Asteroid Apophis arrives this week for a close pass of Earth. This isn’t the end of the world but a new beginning for research into potentially hazardous asteroids.
Apophis hit the headlines in December 2004. Six months after its discovery, astronomers had accrued enough images to calculate a reasonable orbit for the 300-metre chunk of space rock. What they saw was shocking.
There was a roughly 1 in 300 chance of the asteroid hitting Earth during April 2029. Nasa issued a press release spurring astronomers around the world to take more observations in order to refine the orbit. Far from dropping, however, the chances of an impact on (you’ve guessed it) Friday 13 April 2029 actually rose.
By Christmas Day 2004, the chance of the 2029 impact was 1 in 45 and things were looking serious. Then, on 27 December astronomers had a stroke of luck.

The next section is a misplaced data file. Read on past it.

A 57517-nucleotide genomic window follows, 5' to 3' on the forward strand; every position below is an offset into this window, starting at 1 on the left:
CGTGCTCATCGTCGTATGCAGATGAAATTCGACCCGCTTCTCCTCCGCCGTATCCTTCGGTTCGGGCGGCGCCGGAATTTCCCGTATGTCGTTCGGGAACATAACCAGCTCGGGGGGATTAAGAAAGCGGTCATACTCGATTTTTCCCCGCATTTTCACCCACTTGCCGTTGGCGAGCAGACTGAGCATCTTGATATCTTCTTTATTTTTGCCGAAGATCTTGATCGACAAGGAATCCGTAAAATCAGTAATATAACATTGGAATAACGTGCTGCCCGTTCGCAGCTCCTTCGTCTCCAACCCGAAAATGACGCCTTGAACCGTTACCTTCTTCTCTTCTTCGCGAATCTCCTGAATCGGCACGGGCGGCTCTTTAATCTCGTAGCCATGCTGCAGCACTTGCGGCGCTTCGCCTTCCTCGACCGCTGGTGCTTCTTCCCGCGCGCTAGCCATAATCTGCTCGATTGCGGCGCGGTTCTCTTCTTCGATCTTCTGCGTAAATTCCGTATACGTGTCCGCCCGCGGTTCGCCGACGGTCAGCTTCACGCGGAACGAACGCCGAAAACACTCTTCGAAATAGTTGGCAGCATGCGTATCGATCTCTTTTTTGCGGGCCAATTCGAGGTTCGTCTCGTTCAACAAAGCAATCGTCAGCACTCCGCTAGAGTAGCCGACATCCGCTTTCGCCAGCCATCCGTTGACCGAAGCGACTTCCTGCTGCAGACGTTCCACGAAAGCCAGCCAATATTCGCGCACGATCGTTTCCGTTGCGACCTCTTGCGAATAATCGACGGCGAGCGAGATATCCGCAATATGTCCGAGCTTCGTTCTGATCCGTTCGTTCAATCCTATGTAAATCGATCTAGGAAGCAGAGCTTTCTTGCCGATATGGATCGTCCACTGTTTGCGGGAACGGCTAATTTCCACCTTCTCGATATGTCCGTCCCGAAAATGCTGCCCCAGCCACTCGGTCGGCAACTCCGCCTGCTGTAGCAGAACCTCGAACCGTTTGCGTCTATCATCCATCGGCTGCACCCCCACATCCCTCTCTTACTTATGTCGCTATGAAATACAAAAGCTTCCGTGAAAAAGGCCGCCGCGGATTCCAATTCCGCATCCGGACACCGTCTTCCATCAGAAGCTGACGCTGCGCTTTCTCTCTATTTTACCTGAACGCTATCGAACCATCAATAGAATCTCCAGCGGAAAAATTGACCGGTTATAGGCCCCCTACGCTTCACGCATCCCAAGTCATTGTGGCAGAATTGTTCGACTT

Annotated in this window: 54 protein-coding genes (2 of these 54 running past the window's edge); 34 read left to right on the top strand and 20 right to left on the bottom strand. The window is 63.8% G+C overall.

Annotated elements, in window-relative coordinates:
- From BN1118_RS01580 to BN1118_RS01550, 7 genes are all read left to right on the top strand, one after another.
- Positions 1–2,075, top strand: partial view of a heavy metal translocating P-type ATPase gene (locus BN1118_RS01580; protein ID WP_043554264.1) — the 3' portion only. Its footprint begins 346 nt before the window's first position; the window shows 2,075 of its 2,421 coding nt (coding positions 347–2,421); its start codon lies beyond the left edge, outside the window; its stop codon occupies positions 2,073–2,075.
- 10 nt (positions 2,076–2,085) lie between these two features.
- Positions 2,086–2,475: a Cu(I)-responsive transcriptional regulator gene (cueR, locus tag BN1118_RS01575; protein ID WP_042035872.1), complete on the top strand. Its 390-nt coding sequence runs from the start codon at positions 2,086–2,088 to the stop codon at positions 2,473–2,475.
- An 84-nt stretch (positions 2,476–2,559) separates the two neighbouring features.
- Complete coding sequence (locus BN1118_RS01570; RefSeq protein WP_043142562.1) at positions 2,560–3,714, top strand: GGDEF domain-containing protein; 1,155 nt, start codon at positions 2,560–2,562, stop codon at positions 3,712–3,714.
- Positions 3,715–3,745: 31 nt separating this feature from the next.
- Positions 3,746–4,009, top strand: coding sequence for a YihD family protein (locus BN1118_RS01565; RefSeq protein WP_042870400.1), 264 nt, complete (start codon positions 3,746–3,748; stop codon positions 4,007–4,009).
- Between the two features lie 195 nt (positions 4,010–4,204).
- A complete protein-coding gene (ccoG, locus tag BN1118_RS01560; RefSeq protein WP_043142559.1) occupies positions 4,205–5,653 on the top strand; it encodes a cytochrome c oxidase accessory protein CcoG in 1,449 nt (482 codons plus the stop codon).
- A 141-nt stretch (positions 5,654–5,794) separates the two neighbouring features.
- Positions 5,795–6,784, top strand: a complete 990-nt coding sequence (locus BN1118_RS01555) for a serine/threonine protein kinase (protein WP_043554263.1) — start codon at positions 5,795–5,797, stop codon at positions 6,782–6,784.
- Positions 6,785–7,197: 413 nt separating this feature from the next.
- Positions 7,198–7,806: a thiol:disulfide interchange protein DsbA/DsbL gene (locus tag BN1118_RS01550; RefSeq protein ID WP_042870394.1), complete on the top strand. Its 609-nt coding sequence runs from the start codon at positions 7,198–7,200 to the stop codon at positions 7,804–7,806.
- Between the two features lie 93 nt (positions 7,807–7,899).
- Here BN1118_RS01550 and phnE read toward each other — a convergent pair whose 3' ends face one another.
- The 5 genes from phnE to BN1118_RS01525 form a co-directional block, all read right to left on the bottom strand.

Looking back through previous images, they found one from March on which the asteroid had been captured but had gone unnoticed. This significantly improved the orbital calculation and the chances of the 2029 impact dropped to essentially zero. However, the small chance of an impact in 2036 opened up and remains open today.
We must accept that someday, we will be faced with the problem of dealing with an asteroid that will hit. Perhaps we won’t notice a small one until it’s too late and, if it hits a populated area, it could be destructive.
Wednesday’s pass of Apophis is only close by astronomical standards – 14.5 million kilometres above Earth’s surface. So we shouldn’t be concerned. Astronomers will get a nice view of the flyby. But on April 13 of 2029, Apophis comes in for a mighty close shave, less that one-tenth the distance of the moon and closer even than communication satellites that orbit Earth. That’s a bit nerve-jangling.
For more on the odds of our demise, see <a href=”http://www.amazon.com/gp/product/0143116045/”>Death from the Skies!: The Science Behind the End of the World, Philip Plait Ph.D.</a>. It makes you feel scared and relieved AT THE SAME TIME!